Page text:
My first day as a kindergarten teacher, I was a green, nervous new educator ready to change the world. As I watched the children walk through the door for the first time, the lead teacher in our department whispered to me, "I can tell exactly which kid has been to preschool and which one hasn't, and the ones who haven't are already so behind they’ll never catch up."
I was sure she was wrong, and that what happened before that day really didn't matter. As the year progressed, however, I came to see that her predictions were absolutely right. I learned a valuable lesson that year: Preschool — or any experience before kindergarten — is worth its weight in gold.
Studies show that quality early childhood education provides children with an important foundation — children who attend preschool are more likely to stay in school, graduate on time and earn a higher salary throughout their lives. The primary focus of most early childhood education is socialization, often described by experts as school readiness. As kindergarten grows increasingly academic, more and more day care centers and preschools provide programming focused on learning through play.
All places will aim to provide caring support to to help your children get ready for school. Choosing a quality program can be difficult for parents, however, as there are few constants between choices: part-day, whole-day, preschool, day care. Here are the most important factors parents need to make the best choice.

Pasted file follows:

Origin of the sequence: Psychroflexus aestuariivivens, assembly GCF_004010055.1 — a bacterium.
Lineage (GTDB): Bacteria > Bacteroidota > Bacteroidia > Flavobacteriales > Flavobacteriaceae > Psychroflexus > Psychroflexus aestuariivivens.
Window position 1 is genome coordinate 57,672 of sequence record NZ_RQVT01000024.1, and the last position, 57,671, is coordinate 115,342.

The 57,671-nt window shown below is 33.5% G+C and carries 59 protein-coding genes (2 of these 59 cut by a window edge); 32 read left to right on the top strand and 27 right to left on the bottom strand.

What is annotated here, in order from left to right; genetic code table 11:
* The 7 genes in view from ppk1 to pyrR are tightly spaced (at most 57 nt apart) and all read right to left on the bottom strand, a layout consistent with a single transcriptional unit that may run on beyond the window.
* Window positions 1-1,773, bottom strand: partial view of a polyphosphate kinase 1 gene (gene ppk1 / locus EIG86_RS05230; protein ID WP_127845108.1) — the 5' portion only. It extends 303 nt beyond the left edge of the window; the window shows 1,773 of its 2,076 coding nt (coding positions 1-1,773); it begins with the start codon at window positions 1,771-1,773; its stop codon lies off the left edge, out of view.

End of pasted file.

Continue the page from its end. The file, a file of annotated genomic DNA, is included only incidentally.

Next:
The basic differences in day care and preschool lie in structure. Day care is most often provided for children in wide age groups, and is generally provided year-round. Preschool is generally provided for 3- and 4-year-olds, and follows a traditional school-year calendar. There is more of a defined curriculum, and students are typically introduced to concepts designed to ready them for kindergarten. Many of the best day care centers will provide aspects of preschool.
What kind of setting do you need? Will your child need care daily, or are you looking for a few hours each week? Do you need care year-round, or on a traditional school-year schedule?
Understanding your expectations will help you narrow down the numerous choices for your family.
The National Association for the Education of Young Children, the preeminent professional association for early childhood education, accredits both early learning centers and programs to train service providers. While all childcare centers operate under state supervision, very few pursue or meet standards established by the NAEYC.
NAEYC also lists information about the components of a quality program. Accredited programs — day care or preschool — must maintain standards in 10 key areas. Those areas involve every aspect of your child's day, from facilities to food to curriculum.
Regardless of the option you choose for your family, there is much you can do at home to support your child's first experience away from home. Zero to Three, a national nonprofit focused on promoting positive early child development, provides vital information about helping your child prepare to begin preschool.
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